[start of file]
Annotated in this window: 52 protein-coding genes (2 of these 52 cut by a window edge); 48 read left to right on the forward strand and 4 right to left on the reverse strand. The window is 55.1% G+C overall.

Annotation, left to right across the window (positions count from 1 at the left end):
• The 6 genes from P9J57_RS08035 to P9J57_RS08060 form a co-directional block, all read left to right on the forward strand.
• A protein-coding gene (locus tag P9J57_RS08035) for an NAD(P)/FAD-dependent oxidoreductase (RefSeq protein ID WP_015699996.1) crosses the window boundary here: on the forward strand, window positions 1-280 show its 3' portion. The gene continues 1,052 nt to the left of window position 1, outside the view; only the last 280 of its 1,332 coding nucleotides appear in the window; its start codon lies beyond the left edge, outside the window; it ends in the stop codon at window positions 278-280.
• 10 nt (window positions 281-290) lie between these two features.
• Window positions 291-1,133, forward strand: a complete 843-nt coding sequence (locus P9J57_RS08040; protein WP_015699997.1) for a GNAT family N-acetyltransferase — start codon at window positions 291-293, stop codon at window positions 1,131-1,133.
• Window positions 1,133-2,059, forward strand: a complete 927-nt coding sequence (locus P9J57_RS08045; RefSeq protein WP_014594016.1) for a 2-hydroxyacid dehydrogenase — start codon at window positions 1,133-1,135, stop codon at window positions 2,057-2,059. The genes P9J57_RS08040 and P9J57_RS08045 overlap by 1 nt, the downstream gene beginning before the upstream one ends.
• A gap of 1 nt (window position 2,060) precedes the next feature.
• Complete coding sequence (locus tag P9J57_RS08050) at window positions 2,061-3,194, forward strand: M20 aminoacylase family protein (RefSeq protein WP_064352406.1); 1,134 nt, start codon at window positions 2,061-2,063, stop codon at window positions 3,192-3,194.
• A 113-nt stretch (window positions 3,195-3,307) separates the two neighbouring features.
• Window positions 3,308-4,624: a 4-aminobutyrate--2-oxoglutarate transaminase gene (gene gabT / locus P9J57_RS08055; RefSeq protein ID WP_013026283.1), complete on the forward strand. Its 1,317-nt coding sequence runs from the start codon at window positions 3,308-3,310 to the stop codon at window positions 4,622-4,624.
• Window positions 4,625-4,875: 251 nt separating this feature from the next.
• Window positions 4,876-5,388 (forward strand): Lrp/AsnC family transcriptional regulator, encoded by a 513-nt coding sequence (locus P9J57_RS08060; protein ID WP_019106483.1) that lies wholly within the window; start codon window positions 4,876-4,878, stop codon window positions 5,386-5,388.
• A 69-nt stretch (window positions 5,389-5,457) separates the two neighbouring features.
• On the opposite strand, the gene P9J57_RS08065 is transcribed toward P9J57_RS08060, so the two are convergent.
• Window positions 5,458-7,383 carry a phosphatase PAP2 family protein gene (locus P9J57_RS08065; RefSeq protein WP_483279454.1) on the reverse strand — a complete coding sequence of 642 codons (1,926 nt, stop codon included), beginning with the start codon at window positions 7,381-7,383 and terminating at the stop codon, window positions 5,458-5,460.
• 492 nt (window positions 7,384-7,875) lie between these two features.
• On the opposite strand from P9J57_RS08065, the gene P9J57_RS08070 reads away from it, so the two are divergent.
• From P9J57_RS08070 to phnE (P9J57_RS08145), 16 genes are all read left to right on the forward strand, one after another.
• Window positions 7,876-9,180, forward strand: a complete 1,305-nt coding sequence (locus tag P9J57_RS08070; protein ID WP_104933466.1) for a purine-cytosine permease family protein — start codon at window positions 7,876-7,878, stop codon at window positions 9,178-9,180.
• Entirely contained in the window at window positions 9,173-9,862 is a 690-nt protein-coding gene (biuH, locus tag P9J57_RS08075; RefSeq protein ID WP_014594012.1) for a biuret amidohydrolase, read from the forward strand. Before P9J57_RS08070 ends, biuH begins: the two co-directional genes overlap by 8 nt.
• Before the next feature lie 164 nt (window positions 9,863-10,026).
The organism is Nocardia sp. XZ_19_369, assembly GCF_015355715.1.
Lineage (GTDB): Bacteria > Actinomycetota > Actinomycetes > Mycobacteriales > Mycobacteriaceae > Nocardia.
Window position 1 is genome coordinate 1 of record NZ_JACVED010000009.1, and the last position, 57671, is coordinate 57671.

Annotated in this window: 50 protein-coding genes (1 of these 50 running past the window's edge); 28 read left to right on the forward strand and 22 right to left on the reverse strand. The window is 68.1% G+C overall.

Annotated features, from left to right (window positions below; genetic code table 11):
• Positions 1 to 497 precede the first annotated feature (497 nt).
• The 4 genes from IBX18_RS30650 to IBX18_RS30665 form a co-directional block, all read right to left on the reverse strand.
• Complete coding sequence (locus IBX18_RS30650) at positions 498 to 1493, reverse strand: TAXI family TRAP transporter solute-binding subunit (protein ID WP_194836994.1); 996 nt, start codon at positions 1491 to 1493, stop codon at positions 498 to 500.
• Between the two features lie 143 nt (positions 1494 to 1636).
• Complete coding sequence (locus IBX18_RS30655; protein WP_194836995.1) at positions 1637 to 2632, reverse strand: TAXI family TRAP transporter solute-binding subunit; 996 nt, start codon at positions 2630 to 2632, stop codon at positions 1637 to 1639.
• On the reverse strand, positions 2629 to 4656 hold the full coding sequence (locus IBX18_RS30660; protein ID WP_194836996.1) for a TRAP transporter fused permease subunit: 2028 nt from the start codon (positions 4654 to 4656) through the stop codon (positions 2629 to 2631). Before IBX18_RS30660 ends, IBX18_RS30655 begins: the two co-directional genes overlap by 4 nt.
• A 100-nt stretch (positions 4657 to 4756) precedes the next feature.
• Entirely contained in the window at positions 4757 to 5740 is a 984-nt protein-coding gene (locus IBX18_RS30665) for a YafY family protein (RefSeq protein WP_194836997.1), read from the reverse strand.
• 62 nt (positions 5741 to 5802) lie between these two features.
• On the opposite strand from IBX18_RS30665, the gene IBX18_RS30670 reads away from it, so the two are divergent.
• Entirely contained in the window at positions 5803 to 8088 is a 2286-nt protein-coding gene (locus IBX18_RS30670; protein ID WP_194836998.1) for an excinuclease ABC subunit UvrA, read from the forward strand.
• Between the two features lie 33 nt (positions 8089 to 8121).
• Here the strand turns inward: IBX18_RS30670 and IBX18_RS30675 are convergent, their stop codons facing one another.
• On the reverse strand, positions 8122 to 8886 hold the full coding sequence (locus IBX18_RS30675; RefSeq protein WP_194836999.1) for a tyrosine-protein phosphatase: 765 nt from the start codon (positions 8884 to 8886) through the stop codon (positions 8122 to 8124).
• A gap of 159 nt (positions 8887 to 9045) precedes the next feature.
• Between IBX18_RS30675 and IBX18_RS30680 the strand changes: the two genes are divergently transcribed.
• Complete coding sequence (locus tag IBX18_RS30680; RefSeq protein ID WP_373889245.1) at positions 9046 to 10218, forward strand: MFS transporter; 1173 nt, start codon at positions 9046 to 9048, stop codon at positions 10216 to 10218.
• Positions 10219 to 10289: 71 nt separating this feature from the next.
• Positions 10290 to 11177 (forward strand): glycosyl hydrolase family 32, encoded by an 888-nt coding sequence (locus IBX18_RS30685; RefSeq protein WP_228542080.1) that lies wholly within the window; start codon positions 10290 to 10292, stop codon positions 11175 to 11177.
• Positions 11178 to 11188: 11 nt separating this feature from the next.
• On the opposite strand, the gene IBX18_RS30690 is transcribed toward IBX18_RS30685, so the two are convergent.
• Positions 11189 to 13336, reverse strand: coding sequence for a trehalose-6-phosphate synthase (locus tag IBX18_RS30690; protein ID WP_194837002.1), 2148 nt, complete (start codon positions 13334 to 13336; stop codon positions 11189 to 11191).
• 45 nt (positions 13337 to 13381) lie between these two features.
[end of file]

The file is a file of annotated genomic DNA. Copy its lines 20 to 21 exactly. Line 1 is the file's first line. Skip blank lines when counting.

• Window positions 7,876-9,180, forward strand: a complete 1,305-nt coding sequence (locus tag P9J57_RS08070; protein ID WP_104933466.1) for a purine-cytosine permease family protein — start codon at window positions 7,876-7,878, stop codon at window positions 9,178-9,180.
• Entirely contained in the window at window positions 9,173-9,862 is a 690-nt protein-coding gene (biuH, locus tag P9J57_RS08075; RefSeq protein ID WP_014594012.1) for a biuret amidohydrolase, read from the forward strand. Before P9J57_RS08070 ends, biuH begins: the two co-directional genes overlap by 8 nt.